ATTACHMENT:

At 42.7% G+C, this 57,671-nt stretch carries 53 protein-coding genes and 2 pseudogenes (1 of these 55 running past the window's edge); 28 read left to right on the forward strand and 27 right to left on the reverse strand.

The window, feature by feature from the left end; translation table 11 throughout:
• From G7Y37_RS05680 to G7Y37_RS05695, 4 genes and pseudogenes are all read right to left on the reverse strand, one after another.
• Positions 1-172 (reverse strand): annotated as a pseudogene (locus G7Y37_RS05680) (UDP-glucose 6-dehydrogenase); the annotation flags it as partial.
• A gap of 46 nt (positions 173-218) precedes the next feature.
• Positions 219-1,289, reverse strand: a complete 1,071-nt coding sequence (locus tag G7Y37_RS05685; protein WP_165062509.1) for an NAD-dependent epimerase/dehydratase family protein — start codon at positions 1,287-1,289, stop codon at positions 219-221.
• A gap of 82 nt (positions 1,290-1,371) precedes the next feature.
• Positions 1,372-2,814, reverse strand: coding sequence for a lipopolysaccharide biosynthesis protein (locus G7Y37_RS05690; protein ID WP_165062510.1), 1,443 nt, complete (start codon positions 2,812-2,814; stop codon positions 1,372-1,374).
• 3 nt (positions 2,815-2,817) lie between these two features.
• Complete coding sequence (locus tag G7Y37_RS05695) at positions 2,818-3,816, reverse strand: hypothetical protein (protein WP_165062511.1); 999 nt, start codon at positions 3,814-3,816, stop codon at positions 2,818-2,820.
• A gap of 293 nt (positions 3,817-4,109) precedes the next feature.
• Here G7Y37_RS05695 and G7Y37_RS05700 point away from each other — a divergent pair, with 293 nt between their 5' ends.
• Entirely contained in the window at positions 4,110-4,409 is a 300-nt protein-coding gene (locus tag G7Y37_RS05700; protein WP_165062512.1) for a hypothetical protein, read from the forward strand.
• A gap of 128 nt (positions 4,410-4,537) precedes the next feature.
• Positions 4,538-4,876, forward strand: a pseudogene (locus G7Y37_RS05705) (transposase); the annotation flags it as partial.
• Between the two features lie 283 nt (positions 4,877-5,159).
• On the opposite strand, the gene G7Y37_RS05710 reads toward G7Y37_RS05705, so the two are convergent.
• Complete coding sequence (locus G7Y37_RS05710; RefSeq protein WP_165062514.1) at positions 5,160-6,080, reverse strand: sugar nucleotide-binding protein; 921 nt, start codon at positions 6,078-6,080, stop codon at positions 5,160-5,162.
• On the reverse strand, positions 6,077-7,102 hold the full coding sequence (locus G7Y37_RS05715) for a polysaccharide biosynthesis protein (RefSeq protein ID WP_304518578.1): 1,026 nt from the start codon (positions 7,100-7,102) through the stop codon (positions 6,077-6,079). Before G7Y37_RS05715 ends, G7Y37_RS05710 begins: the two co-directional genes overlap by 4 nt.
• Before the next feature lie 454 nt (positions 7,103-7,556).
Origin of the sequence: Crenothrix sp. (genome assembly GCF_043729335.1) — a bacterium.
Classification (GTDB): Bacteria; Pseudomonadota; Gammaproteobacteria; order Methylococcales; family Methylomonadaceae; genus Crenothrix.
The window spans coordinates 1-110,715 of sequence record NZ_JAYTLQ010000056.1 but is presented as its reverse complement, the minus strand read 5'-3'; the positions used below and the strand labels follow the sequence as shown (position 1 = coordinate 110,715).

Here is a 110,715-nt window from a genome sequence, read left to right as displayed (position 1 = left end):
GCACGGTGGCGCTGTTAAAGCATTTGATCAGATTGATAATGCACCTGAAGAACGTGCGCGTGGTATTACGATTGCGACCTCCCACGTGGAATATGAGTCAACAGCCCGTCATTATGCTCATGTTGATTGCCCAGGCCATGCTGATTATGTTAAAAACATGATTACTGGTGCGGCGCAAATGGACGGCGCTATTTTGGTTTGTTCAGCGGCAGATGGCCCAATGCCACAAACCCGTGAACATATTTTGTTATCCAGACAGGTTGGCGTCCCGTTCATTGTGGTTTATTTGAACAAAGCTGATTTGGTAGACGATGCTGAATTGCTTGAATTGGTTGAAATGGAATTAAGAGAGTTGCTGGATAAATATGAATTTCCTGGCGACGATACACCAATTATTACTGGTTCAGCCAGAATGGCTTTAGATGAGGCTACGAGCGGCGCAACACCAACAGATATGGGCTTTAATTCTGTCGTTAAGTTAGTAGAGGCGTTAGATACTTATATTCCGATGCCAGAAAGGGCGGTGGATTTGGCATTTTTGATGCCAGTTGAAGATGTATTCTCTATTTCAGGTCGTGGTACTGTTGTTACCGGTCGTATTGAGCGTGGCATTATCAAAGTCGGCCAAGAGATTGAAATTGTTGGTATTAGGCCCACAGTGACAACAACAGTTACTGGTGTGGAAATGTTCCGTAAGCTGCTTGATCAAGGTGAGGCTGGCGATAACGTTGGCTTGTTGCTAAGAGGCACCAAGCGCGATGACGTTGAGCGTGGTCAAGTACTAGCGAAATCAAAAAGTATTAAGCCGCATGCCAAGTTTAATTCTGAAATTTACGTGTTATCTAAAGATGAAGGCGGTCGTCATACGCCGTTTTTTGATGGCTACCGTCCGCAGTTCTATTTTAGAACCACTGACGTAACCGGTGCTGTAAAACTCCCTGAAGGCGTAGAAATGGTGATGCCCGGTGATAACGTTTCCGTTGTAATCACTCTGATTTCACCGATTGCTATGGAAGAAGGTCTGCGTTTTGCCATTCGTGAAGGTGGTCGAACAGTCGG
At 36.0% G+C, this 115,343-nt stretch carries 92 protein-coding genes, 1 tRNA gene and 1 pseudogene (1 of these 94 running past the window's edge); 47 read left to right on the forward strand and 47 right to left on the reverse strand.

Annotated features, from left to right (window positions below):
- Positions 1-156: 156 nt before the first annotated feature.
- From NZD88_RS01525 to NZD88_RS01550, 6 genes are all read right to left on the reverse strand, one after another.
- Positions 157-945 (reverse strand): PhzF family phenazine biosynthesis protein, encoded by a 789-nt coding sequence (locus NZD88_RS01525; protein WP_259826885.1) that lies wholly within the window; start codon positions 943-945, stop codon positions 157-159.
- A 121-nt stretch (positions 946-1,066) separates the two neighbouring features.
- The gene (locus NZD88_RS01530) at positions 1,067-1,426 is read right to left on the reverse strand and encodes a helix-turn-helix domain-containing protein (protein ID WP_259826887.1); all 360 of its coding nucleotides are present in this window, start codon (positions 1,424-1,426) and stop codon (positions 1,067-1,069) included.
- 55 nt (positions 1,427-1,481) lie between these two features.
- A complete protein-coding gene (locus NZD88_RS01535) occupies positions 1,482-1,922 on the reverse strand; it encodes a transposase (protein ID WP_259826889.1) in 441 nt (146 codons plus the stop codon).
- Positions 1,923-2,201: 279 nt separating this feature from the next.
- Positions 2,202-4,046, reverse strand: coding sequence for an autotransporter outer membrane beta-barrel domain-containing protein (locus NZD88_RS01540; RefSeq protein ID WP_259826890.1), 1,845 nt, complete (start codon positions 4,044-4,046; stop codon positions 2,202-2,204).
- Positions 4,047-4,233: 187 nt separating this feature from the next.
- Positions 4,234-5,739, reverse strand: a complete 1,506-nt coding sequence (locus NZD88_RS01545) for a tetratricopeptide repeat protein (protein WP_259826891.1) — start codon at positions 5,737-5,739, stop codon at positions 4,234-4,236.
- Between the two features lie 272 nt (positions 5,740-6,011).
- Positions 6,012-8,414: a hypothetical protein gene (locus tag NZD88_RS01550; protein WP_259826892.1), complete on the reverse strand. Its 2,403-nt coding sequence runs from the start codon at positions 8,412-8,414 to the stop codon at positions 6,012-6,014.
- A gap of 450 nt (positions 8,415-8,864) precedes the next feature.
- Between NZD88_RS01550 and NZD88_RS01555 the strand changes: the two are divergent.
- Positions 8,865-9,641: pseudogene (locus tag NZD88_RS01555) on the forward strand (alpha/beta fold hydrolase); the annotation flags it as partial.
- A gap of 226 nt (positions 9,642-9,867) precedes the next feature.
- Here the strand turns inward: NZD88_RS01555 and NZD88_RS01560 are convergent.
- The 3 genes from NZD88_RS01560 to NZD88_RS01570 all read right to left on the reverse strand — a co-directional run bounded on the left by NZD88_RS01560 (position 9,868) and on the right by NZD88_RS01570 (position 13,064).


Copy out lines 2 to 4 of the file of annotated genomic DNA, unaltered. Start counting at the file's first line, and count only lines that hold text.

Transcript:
The window, feature by feature from the left end; translation table 11 throughout:
• From G7Y37_RS05680 to G7Y37_RS05695, 4 genes and pseudogenes are all read right to left on the reverse strand, one after another.
• Positions 1-172 (reverse strand): annotated as a pseudogene (locus G7Y37_RS05680) (UDP-glucose 6-dehydrogenase); the annotation flags it as partial.